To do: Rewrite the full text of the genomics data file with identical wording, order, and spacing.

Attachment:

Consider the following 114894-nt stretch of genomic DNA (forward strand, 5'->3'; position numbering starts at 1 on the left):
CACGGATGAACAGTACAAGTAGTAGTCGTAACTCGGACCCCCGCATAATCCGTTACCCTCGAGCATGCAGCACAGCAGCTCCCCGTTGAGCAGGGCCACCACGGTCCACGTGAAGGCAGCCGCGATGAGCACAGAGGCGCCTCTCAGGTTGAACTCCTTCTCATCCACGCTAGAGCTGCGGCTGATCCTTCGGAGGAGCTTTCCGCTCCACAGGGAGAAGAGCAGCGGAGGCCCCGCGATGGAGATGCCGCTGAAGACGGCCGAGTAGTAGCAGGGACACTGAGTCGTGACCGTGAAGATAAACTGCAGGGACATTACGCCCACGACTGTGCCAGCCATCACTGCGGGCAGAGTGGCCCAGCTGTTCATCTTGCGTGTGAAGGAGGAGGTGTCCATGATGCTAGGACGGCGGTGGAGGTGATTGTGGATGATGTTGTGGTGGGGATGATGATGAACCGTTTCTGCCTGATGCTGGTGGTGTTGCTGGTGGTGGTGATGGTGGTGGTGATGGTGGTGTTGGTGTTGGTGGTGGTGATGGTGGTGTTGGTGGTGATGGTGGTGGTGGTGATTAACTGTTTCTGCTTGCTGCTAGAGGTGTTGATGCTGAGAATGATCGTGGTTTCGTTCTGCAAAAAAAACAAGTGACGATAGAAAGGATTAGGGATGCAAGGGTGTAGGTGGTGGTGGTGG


Consider the following 114894-nt stretch of genomic DNA (forward strand, 5'->3'; position numbering starts at 1 on the left):
CACGGATGAACAGTACAAGTAGTAGTCGTAACTCGGACCCCCGCATAATCCGTTACCCTCGAGCATGCAGCACAGCAGCTCCCCGTTGAGCAGGGCCACCACGGTCCACGTGAAGGCAGCCGCGATGAGCACAGAGGCGCCTCTCAGGTTGAACTCCTTCTCATCCACGCTAGAGCTGCGGCTGATCCTTCGGAGGAGCTTTCCGCTCCACAGGGAGAAGAGCAGCGGAGGCCCCGCGATGGAGATGCCGCTGAAGACGGCCGAGTAGTAGCAGGGACACTGAGTCGTGACCGTGAAGATAAACTGCAGGGACATTACGCCCACGACTGTGCCAGCCATCACTGCGGGCAGAGTGGCCCAGCTGTTCATCTTGCGTGTGAAGGAGGAGGTGTCCATGATGCTAGGACGGCGGTGGAGGTGATTGTGGATGATGTTGTGGTGGGGATGATGATGAACCGTTTCTGCCTGATGCTGGTGGTGTTGCTGGTGGTGGTGATGGTGGTGGTGATGGTGGTGTTGGTGTTGGTGGTGGTGATGGTGGTGTTGGTGGTGATGGTGGTGGTGGTGATTAACTGTTTCTGCTTGCTGCTAGAGGTGTTGATGCTGAGAATGATCGTGGTTTCGTTCTGCAAAAAAAACAAGTGACGATAGAAAGGATTAGGGATGCAAGGGTGTAGGTGGTGGTGGTGG